The U.S. president and his wife tried to implement a national health plan to control costs since they convinced a lot of people that doctors didn't... but the public and congress became wary.
The State of California tried to eliminate all insurance carriers by becoming the carrier themselves. The residents of California awakened to the fact that the history of government medicine is bad for patients, doctors, hospitals, and taxpayers... as well as for research, pharmaceutical and technology companies.
By this time doctors began feeling helpless and hopeless. But what could they do? Some thought that they should outdo the system by starting a managed care company themselves. If doctors are perceived as the cause of the failure to control costs, wouldn't this clear them of the blame for failing? But if doctors knew how to further decrease costs, why wouldn't they do it as professionals on their own patients rather than through a managed care organization denying authorizations and claims of other physicians' patients?
The patient lost all economic incentives. In fact, many patients felt that they had no responsibility for their own health if it were not paid by insurance. Both the patient and the doctor forgot that insurance was instituted to provide security in paying for catastrophes. Insurance does not cover a worn out hot water heater in our home or the diagnosis of a noise in the engine of our car. Neither can it cover the diagnosis of anemia, thyroid dysfunction, or most service calls to our offices.
Health maintenance organizations (HMOs), such as Kaiser Permanente, did a superior job of competing with insurance and providing routine basic care and increasing levels of acute care. Insurance companies developed Preferred Provider Organizations (PPOs) to compete with HMOs without bringing the medical community under one roof. Community wide HMOs were then developed to compete with PPOs and in house HMOs.
If we thought patients were confused, physicians are now also becoming confused. But we have to admit that the above has controlled the business cost of health care. It did stem the tide of the health care costs of the products we buy. General Motors estimated that the price of each of their cars included $800 for the workers health care costs.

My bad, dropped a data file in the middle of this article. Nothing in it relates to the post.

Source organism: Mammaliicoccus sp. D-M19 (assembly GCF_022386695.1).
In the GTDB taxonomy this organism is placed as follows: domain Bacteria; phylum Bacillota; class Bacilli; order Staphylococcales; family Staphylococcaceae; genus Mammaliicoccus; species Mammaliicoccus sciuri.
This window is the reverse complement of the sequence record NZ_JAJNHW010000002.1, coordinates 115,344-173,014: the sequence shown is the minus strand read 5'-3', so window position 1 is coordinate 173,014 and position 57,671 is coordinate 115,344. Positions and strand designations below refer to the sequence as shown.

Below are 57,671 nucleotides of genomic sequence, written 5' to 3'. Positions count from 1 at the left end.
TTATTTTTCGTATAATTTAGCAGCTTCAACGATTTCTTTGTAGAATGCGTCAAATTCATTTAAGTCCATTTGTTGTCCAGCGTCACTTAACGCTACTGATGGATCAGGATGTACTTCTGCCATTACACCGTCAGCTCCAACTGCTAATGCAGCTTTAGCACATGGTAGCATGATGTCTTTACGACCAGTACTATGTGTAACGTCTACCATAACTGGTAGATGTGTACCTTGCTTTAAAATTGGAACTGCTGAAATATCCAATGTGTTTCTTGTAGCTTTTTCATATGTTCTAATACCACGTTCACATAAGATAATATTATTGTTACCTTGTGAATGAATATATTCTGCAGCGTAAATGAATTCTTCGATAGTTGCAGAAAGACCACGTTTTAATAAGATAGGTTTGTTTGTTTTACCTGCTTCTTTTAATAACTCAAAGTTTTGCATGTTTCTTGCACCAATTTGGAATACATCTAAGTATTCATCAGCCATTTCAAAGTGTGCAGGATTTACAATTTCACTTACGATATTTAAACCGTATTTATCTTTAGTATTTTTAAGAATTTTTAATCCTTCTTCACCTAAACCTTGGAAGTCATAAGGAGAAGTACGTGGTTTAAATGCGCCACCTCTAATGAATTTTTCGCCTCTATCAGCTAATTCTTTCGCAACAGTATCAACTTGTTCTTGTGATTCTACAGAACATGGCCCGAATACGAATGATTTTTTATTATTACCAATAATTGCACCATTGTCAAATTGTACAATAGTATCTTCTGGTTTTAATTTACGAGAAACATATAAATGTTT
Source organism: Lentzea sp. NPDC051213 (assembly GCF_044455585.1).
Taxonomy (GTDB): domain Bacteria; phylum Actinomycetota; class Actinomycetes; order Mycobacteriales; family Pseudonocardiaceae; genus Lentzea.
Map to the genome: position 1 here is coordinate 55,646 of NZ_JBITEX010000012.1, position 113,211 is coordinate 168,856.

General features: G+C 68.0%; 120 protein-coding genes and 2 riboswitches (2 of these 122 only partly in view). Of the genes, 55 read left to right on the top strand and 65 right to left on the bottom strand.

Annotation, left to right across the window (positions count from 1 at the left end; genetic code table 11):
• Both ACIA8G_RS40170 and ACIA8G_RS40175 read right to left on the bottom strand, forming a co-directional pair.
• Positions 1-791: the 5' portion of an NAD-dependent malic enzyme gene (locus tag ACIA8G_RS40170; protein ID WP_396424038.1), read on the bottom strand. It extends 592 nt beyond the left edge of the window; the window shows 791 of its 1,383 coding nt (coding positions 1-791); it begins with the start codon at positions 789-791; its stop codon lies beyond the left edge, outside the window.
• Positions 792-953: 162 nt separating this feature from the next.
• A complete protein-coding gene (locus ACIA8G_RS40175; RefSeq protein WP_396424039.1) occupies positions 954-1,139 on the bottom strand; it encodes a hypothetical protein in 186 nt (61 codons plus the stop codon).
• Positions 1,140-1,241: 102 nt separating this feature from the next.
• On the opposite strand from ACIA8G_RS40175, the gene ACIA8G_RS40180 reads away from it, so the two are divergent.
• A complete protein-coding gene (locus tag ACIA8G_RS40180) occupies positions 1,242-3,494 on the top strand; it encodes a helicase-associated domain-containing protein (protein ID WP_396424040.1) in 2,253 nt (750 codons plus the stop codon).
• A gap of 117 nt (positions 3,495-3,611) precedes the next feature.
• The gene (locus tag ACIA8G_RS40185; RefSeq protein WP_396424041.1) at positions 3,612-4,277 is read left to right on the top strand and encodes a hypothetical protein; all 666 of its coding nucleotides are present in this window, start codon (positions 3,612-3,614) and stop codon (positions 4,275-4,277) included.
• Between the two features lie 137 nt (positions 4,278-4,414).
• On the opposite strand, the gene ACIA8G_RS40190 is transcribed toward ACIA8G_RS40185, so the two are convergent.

Can we bring order out of chaos? Perhaps we should try to define what each of these do best. HMOs and health insurance may not be entirely competitive but complementary with overlap. But is that definable?
Should HMOs cover 100% of basic health care with a fix co-payment up to a certain amount of hospital care? How can they cover a $120,000 bone marrow transplant in a cancer patient with a minuscule chance of improvement? Should PPOs cover everything above a basic office visit up to some limit of hospital charges? Should catastrophic health insurance then cover above a certain number of days of hospitalization up to the usual liability we carry on our car or our practice? Like an umbrella liability policy?
Physicians may be unable to bring order out of the HMO, PPO, insurance morass. However, restoration of a stable doctor/patient relationship is a primary and worthwhile goal. It occurs when our patients pay a fee for the service they see us provide. When someone else pays for our services, the fiduciary role is not present; therefore, a stable doctor/patient relationship is not present. It has been supplanted by a doctor/insurance and an employer/patient contract. The doctor/patient relationship will become a business arrangement which can be changed simply by a certified letter. Medical practice will then just become the business of medicine.